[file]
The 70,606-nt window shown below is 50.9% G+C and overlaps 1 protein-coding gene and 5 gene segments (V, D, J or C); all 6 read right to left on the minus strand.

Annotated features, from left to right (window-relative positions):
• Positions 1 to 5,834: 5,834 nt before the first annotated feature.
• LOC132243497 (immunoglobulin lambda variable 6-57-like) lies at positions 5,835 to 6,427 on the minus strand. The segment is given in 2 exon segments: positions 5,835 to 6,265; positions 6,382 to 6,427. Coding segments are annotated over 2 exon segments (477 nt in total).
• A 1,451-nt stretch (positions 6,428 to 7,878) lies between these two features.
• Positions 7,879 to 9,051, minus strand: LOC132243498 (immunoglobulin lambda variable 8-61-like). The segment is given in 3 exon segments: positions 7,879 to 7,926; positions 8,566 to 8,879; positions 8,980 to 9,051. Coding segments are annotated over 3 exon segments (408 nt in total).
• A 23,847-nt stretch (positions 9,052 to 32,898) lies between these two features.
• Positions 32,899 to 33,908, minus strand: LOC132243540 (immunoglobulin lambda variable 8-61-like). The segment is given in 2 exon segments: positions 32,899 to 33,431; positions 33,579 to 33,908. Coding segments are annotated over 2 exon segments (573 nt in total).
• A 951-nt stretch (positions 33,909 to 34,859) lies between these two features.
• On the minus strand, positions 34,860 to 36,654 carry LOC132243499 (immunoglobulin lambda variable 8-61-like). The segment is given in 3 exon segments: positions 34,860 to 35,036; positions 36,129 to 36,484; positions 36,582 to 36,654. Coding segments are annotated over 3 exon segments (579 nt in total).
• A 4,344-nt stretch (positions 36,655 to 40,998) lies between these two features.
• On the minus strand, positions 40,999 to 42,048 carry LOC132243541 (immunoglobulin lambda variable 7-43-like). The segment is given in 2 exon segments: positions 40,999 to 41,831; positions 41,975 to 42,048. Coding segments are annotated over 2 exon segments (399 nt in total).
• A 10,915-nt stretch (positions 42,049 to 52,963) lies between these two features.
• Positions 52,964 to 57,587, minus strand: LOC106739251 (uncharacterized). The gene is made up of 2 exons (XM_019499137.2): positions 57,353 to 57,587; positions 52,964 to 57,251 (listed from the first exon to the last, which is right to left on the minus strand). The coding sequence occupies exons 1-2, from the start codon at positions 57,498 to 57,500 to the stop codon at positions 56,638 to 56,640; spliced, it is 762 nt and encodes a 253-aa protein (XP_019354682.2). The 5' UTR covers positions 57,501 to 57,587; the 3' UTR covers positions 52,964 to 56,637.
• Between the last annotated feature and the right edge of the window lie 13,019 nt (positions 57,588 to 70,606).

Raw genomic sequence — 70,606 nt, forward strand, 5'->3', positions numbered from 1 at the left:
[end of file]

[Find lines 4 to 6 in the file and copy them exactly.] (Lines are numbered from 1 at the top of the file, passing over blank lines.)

• LOC132243497 (immunoglobulin lambda variable 6-57-like) lies at positions 5,835 to 6,427 on the minus strand. The segment is given in 2 exon segments: positions 5,835 to 6,265; positions 6,382 to 6,427. Coding segments are annotated over 2 exon segments (477 nt in total).
• A 1,451-nt stretch (positions 6,428 to 7,878) lies between these two features.
• Positions 7,879 to 9,051, minus strand: LOC132243498 (immunoglobulin lambda variable 8-61-like). The segment is given in 3 exon segments: positions 7,879 to 7,926; positions 8,566 to 8,879; positions 8,980 to 9,051. Coding segments are annotated over 3 exon segments (408 nt in total).